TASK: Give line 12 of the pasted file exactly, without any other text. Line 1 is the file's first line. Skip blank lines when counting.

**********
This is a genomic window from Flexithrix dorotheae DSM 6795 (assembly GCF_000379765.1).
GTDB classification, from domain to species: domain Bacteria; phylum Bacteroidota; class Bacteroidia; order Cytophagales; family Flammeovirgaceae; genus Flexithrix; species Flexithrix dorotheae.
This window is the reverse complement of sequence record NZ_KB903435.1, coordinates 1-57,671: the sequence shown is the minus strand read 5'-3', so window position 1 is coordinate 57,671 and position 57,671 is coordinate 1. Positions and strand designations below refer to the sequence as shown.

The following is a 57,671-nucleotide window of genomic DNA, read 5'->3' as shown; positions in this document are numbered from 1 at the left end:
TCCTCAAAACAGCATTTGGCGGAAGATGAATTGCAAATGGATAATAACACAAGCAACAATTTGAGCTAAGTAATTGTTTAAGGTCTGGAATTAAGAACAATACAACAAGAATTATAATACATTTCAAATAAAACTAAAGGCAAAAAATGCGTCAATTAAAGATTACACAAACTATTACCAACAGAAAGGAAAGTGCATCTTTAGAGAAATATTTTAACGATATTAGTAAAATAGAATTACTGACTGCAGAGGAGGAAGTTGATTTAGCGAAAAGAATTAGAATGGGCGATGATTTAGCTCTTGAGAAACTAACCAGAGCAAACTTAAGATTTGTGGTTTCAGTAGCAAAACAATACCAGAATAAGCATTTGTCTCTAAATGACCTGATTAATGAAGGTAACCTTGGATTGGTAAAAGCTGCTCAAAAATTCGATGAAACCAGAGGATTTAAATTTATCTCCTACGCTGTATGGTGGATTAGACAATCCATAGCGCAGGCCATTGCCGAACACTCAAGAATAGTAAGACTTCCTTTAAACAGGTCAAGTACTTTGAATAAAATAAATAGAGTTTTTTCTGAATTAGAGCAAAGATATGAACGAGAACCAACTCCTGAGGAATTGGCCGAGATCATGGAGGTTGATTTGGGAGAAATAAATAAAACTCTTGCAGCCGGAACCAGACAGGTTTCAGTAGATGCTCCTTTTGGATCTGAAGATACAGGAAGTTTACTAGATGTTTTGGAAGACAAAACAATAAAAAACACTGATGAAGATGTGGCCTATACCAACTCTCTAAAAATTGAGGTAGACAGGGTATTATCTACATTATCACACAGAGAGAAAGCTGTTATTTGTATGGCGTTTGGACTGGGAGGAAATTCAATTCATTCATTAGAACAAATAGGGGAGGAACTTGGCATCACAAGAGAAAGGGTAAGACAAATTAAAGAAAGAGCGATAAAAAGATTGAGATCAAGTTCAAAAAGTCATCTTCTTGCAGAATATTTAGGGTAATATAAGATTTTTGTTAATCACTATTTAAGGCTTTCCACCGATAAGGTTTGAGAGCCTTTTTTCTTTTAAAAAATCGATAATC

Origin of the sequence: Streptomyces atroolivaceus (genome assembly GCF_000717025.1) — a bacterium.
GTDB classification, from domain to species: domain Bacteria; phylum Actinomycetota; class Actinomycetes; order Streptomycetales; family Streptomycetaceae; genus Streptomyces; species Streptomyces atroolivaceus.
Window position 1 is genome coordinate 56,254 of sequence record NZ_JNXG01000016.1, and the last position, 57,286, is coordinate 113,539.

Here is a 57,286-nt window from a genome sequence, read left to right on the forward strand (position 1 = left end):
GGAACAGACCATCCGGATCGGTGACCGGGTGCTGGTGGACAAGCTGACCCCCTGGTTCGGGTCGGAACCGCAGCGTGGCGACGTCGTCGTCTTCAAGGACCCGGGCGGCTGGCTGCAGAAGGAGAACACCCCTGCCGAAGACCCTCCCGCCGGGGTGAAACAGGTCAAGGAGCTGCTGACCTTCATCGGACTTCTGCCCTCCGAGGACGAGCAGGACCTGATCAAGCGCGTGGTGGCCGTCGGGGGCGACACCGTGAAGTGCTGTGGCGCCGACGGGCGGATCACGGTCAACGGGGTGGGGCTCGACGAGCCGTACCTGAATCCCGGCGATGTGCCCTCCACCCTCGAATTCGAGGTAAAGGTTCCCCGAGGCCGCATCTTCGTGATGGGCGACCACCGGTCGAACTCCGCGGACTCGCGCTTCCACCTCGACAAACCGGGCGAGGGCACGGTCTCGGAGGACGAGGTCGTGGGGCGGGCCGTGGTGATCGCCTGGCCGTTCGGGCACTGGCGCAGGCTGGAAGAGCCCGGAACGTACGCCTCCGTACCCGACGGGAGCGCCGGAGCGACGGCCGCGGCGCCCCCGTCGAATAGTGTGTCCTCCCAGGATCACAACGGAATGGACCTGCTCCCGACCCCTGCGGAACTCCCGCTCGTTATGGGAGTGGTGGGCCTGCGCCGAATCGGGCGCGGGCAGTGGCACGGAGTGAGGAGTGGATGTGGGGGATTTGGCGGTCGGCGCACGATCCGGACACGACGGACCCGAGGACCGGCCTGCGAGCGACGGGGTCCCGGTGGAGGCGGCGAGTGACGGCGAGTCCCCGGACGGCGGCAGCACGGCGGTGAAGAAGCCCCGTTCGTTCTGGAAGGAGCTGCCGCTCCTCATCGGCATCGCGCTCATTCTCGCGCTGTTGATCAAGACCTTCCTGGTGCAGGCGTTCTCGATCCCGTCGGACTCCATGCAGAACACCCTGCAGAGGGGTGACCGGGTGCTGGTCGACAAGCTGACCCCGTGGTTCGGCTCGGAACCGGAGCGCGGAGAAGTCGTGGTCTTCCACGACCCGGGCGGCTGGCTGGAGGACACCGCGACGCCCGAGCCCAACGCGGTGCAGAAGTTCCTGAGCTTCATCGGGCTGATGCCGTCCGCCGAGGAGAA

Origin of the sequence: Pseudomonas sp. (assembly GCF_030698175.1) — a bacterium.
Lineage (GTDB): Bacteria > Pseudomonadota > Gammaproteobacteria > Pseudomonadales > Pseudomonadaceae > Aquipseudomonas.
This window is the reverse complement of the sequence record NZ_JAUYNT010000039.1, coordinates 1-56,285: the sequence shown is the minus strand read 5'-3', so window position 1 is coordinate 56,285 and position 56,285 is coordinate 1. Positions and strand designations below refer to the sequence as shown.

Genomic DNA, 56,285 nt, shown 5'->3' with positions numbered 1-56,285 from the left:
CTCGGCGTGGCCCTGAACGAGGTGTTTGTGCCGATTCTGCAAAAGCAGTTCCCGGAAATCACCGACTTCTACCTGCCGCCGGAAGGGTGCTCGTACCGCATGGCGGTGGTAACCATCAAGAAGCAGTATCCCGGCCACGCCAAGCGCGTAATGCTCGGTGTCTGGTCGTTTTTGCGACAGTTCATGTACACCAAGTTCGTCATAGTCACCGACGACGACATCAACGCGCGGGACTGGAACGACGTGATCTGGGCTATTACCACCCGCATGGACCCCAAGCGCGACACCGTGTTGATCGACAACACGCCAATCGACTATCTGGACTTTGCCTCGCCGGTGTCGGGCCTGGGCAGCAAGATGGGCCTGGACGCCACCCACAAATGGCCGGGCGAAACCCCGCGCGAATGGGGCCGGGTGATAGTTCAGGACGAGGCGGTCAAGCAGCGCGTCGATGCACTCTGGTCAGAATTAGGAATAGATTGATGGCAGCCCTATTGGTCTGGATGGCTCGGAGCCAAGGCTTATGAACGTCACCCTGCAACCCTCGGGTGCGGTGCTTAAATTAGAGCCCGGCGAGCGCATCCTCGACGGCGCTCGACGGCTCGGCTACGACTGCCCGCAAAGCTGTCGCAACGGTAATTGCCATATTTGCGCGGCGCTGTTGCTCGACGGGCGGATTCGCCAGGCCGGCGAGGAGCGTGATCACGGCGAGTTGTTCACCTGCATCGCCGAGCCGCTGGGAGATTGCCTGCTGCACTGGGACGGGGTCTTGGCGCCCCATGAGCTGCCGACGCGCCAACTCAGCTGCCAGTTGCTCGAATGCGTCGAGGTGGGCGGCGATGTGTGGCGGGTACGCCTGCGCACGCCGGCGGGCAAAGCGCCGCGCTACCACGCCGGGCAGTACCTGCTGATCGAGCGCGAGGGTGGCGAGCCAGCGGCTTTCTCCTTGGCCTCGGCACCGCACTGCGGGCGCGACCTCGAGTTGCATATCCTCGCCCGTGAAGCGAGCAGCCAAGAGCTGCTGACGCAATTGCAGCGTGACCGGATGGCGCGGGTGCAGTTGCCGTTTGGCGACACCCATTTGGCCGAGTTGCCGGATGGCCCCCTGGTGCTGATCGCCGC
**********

Lineage (GTDB): Bacteria > Pseudomonadota > Gammaproteobacteria > Pseudomonadales > Pseudomonadaceae > Aquipseudomonas.